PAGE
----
The groups in both constituencies had noted the pledge to extend Pensioner Bonds. Most participants were not pensioners and were not impressed. “Cameron has offered something to the oldies. It’s a bribe, a vote grabber” – though nothing was very surprising about this either: “they do that with loads and loads of things.” On the upside, some thought the pledge had been made by Labour.
Labour’s pledge to double paternity leave had also caught our participants’ attention – though in our groups, the women were rather more impressed than the men. The mothers usually liked the idea of extra family time, with several noting that arrangements in Europe seem more civilised in this regard. But for some of the men, “it’s another one of those promises that gets the headline, but when you look at the detail it’s barely the minimum wage. What is it, £260 a week? People can’t afford to take it. I couldn’t.” There were also practical considerations, especially for small businesses: “If you employ people it looks a bit different. The government pay for it but it’s the absence, the workload it creates for everyone else.”
For those warily considering the options, what questions did each party have to answer to seal the deal? The Greens, as we have heard before, need to convince people that their vote would not be wasted when issues outside the party’s usual realm of interest are at stake: “people are more concerned with making ends meet, jobs, the NHS, the ageing population – so what can the Green Party bring to the table?” People were also concerned about the implications of their proposals for the cost of living: “going green, with lightbulbs and things, is always more expensive. How much is it going to cost?” Some had also detected what they regarded as a rather authoritarian approach: “They want to make things nice for the community and nice for the sky, but if you don’t want it, you’re having it”.
With UKIP, along with doubts about their approach to issues other than Europe and immigration, there were concerns that “extreme” views lurked below the surface and some wondered about “the hierarchy behind Farage”. Intriguingly, some also felt there would be “a bit of a social stigma” surrounding the party: “for me it would be ‘what would people say if they found out?’ People judge you on it. They say they don’t, but they do.” Others who were not considering UKIP corroborated this: “If someone told me they were voting UKIP I’d think differently about them. I’d be surprised they’d been sucked in”. This was as much about what they saw as the futility of such a vote as any disapproval of the party’s policies or rhetoric: “I couldn’t understand it. I would always vote for people who can change things and get into government and achieve something”.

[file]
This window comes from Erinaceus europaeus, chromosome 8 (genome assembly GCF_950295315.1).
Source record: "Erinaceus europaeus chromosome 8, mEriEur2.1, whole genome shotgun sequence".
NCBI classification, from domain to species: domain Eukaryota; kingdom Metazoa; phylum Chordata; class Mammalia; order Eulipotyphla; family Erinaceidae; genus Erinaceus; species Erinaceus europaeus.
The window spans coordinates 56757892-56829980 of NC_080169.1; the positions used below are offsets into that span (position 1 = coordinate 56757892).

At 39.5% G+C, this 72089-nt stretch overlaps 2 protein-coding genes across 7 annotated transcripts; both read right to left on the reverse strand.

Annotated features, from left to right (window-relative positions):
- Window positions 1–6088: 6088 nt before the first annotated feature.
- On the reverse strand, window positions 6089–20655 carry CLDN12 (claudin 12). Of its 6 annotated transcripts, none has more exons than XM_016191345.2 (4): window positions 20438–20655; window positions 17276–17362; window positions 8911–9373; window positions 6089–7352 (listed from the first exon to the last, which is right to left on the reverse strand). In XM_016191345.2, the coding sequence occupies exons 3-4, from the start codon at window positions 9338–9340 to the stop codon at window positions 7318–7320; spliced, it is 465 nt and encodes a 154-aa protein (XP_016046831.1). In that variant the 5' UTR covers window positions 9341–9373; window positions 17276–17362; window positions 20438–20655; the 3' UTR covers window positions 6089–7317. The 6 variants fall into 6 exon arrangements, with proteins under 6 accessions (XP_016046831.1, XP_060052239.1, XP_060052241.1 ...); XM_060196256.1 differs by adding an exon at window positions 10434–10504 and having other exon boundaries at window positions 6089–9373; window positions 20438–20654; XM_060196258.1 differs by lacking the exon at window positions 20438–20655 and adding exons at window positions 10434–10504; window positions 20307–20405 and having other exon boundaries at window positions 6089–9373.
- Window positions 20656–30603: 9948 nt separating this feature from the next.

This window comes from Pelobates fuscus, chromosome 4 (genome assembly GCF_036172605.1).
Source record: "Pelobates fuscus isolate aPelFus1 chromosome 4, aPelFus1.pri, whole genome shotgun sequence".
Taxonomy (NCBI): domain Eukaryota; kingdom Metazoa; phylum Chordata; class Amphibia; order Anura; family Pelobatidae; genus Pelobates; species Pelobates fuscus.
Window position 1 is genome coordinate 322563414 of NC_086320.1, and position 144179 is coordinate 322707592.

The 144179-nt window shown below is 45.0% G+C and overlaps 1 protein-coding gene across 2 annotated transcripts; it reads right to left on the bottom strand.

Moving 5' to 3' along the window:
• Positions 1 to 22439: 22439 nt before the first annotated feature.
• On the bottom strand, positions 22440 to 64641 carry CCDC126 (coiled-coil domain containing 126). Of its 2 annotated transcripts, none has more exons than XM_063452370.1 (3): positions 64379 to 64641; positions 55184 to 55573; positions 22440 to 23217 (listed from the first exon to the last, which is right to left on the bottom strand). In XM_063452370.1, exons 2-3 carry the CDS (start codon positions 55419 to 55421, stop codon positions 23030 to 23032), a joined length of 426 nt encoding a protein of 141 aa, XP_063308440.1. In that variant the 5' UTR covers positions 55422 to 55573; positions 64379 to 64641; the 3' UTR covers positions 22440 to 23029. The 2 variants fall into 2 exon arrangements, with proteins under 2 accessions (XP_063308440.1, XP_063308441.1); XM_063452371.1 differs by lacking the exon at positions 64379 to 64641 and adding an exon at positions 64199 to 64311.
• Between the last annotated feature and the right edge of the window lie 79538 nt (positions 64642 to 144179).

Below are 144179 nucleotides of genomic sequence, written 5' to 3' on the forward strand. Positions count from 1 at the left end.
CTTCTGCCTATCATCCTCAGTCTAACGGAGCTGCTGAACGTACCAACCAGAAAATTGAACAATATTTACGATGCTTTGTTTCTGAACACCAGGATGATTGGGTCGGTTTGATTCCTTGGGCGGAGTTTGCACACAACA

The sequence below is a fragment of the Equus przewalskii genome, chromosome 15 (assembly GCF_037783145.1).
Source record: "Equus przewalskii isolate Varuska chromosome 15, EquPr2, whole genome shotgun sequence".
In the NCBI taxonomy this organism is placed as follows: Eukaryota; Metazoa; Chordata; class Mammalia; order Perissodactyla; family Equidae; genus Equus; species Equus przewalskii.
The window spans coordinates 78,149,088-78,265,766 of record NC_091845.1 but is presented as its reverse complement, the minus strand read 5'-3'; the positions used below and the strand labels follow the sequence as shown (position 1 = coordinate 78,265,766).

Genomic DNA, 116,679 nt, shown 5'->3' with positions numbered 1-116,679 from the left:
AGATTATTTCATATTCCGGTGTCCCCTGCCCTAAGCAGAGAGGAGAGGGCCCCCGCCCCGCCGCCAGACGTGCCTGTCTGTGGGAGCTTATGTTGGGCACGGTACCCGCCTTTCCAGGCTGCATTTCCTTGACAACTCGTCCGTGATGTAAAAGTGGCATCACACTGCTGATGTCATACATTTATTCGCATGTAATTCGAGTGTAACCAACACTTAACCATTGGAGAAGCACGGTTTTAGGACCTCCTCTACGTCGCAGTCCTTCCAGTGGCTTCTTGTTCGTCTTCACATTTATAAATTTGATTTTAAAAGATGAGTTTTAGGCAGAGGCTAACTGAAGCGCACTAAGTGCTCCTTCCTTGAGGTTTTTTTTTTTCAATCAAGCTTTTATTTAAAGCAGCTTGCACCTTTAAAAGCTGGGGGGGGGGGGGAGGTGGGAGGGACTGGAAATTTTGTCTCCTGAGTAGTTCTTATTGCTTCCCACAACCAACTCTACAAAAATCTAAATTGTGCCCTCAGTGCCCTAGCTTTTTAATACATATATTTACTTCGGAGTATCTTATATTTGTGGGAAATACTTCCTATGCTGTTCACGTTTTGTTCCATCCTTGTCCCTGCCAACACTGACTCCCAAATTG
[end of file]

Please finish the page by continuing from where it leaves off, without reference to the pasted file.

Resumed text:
With the Lib Dems, as reflected in the earlier discussion on the merits of Mr Clegg, the question in the minds of many was how robustly the party would stick to its pre-election positions if it found itself back in coalition negotiations: “are they going to roll over again like last time?” Some also wondered how, as one put it, they would achieve a “conscious uncoupling” from the Conservatives. (Certainly they will no longer be able to rely on the votes of people like the lady who quite literally said: “I didn’t know what to do last time, I was very confused, so I voted Liberal Democrat”.)
For doubtful potential Labour voters the question was “whether they can be trusted with the economy” or, to put it another way, “where will they get the money from?” The party’s reluctance to face up to what they regarded as its responsibilities when last in office was an important factor: “Acknowledge what happened, that you were in power for a long time and some negative things happened. Own it. Don’t just say it’s all gone wrong in the last four and a half years”. Some who were naturally sympathetic to the party were also waiting for a compelling reason to vote for it: “There seems to be no vision or real belief, nothing that gets be excited about Labour”; “If the Tories get in again it will be because there will have been no real alternative.”
For these participants, questions about the Conservatives concerned austerity. First, how far would they go when it came to public sector cuts, and were their tax credits safe? “I work in the public sector so I’m worried that if they get back in they really will finish the job.” Secondly, how long would it last and what did they have to look forward to at the end of it? “I just want to be out of the pit. It’s been going on for years. When are we going to be out of it?” “The job is half done at the moment. It’s part one. But if they haven’t done it by the end of part two there isn’t going to be a part three.”
It being Oscars week, we need to know who the nation thinks should play the part of each leader in the movie of his life. Our participants struggled somewhat with Mr Clegg, though I doubt he will be too dismayed with the suggestion of Tom Cruise or Kevin Bacon. There was a wide consensus that Hugh Grant or Colin Firth should be cast as David Cameron, though whether either would be happy to play him is another question. There was even wider agreement – and I must emphasise that all these suggestions are unprompted – that Mr Miliband would be best portrayed by Rowan Atkinson, in character as Mr Bean. As so often, a division over the image of Mr Farage: for some, he is Ray Winstone; for others, Sid James.